Following are research and grant opportunities. For more information, contact the Office of Research and Program Development at 777-4278.


Approximately 40 fellowships are provided each year for study and research at the School of Historical Studies in Princeton, New Jersey. The School of Historical Studies is concerned principally with the history of western and near eastern civilization, with particular emphasis on Greek and Roman civilization, the history of Europe, Islamic culture, the history of modern international relations and the history of art. Eligible applicants are junior and senior scholars, but the Ph.D. (or equivalent) and substantial publications are required of all candidates at the time of application. Stipends are up to $15,000/term, or a maximum of $30,000 for 2 terms (6 months). Deadline: 11/15/00. Contact: Marian Zelazny, mzelazny@ias.edu, 609/734-8300, http://www.admin.ias.edu/hs/hs.htm.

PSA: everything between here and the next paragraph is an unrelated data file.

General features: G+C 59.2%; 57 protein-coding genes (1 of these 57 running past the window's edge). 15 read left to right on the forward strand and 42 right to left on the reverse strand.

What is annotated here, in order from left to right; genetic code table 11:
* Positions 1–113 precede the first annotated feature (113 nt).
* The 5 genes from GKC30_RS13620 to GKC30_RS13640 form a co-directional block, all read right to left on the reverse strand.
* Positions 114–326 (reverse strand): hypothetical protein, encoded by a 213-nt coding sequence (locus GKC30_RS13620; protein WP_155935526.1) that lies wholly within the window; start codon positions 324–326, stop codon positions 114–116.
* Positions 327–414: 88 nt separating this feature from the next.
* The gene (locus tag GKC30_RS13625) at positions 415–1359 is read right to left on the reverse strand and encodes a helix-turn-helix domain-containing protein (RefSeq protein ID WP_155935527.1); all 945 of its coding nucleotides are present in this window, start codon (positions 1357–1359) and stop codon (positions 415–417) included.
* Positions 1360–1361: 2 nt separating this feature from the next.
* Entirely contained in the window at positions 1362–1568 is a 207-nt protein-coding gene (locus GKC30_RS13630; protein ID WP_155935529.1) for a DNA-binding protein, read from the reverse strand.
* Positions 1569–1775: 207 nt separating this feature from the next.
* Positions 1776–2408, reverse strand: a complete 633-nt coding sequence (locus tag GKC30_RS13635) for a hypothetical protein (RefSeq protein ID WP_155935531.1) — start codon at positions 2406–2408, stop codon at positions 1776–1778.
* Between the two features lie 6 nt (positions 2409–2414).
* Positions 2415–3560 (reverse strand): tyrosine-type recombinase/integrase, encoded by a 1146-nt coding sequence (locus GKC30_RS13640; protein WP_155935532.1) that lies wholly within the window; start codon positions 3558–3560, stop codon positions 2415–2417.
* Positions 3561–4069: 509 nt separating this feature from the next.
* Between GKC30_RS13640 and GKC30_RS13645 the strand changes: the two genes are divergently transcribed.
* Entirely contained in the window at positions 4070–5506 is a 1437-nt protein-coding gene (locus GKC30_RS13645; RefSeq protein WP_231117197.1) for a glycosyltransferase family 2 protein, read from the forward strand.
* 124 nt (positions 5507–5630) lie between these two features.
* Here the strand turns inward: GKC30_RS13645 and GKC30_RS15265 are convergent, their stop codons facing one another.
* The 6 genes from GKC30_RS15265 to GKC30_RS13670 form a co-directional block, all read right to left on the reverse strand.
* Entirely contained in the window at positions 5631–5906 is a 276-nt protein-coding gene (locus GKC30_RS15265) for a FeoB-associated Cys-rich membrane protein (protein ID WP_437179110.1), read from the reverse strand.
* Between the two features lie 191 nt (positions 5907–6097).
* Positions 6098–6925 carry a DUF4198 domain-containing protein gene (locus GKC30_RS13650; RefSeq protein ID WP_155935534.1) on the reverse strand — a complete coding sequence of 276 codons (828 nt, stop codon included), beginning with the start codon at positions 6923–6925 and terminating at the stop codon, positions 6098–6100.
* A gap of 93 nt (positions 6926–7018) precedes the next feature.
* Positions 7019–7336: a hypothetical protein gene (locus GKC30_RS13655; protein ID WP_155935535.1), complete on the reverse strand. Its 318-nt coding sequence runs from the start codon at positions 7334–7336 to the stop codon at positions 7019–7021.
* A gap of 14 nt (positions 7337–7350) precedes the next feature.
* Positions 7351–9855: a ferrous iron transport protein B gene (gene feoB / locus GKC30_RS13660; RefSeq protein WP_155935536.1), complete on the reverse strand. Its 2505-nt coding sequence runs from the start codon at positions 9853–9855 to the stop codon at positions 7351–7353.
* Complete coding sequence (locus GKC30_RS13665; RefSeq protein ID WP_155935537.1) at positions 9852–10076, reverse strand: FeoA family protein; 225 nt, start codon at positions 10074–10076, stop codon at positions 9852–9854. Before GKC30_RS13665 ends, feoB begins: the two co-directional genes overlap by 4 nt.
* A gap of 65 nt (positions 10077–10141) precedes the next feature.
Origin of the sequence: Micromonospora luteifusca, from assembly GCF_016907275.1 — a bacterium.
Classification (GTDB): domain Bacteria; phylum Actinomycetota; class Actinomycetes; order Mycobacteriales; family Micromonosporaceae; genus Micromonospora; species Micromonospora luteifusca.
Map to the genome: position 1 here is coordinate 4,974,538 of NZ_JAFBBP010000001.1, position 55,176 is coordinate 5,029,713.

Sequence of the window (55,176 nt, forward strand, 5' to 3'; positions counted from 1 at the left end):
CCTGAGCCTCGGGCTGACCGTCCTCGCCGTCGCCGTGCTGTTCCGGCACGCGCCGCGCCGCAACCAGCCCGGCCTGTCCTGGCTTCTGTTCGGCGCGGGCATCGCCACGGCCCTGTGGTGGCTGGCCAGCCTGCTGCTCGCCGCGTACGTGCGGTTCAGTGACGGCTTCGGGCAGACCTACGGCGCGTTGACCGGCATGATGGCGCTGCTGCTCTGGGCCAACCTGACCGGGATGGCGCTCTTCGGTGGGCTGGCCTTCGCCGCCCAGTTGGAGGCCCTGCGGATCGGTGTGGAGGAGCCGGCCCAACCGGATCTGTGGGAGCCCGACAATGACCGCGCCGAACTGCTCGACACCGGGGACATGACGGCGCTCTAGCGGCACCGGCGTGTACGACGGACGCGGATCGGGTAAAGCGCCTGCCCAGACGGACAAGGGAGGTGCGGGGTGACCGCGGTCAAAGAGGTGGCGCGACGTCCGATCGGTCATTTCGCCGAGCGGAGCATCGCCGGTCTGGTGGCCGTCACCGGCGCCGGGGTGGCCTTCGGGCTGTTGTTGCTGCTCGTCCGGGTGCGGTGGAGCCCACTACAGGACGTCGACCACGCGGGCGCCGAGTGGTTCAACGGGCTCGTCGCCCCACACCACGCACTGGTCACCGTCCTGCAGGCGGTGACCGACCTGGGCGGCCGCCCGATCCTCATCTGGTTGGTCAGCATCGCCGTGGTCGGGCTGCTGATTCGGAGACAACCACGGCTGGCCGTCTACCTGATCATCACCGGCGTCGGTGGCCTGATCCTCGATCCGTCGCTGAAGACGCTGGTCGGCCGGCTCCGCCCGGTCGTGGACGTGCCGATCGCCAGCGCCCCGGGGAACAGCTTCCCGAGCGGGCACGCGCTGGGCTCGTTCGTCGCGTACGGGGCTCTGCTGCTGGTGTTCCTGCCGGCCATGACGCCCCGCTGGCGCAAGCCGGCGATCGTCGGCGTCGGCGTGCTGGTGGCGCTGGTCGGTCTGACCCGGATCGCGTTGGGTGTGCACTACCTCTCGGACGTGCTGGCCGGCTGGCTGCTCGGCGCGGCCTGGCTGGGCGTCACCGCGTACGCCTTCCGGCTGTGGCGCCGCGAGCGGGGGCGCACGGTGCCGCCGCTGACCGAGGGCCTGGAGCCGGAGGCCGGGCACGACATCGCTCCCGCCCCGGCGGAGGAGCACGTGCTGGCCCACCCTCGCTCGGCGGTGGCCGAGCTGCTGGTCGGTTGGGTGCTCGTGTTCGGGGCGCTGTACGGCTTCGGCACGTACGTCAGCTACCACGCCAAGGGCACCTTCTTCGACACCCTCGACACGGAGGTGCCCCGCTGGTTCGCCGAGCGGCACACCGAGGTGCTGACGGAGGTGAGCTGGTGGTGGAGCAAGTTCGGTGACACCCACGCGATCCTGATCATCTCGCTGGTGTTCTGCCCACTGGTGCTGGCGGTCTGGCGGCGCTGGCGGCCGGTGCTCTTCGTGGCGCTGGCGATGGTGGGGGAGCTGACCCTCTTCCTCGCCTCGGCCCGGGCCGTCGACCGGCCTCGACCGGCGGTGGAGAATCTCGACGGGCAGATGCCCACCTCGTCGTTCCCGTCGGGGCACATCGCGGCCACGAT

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Support is provided for efforts to reduce the burden of infectious diseases and blindness in developing and low-income countries, and strengthen rural health care within the U.S. Particular emphasis is placed on six infectious diseases--pneumonia, tuberculosis, diarrhoeal disease, malaria, HIV/AIDS, and measles--that cause the highest rates of mortality and disability. The majority of grants will be awarded through initiatives that will focus on: strengthening local health care delivery systems; cost-effective strategies for prevention; storage, transportation and distribution of donated vaccines and pharmaceuticals; disease interventions that encourage the most effective use of limited, local health care resources; and public education programs that address particular health problems. Letters of inquiry are accepted at any time during the year. Proposals must be invited. Contact: Catherine Bryant, Program Officer, cbryant@izumi.org; http://www.izumi.org/About%20the%20Izumi%20Foundation.html. Deadlines: 12/15/00, 6/15/01.